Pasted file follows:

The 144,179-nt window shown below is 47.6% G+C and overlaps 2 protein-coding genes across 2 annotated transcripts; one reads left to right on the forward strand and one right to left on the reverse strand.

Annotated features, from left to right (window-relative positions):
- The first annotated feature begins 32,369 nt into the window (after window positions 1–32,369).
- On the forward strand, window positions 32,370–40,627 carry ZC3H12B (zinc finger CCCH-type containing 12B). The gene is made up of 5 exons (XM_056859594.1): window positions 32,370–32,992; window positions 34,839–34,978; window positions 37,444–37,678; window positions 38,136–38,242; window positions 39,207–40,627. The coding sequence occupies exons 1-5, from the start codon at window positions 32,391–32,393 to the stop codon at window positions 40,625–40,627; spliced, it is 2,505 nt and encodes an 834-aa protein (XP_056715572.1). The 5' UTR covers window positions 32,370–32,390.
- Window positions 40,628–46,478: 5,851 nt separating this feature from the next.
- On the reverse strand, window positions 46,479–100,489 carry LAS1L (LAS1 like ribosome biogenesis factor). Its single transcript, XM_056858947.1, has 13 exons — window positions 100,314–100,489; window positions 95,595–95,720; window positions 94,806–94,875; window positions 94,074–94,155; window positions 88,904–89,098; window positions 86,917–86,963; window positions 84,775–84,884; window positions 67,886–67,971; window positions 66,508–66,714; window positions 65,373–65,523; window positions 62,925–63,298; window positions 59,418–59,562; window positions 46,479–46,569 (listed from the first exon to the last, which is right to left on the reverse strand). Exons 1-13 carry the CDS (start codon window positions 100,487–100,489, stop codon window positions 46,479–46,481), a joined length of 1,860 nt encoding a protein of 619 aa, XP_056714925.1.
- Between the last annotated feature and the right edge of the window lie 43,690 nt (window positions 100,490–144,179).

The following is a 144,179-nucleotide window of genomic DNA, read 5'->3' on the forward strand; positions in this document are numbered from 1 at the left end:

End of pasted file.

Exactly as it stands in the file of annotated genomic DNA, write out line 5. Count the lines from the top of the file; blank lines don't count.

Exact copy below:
- Window positions 40,628–46,478: 5,851 nt separating this feature from the next.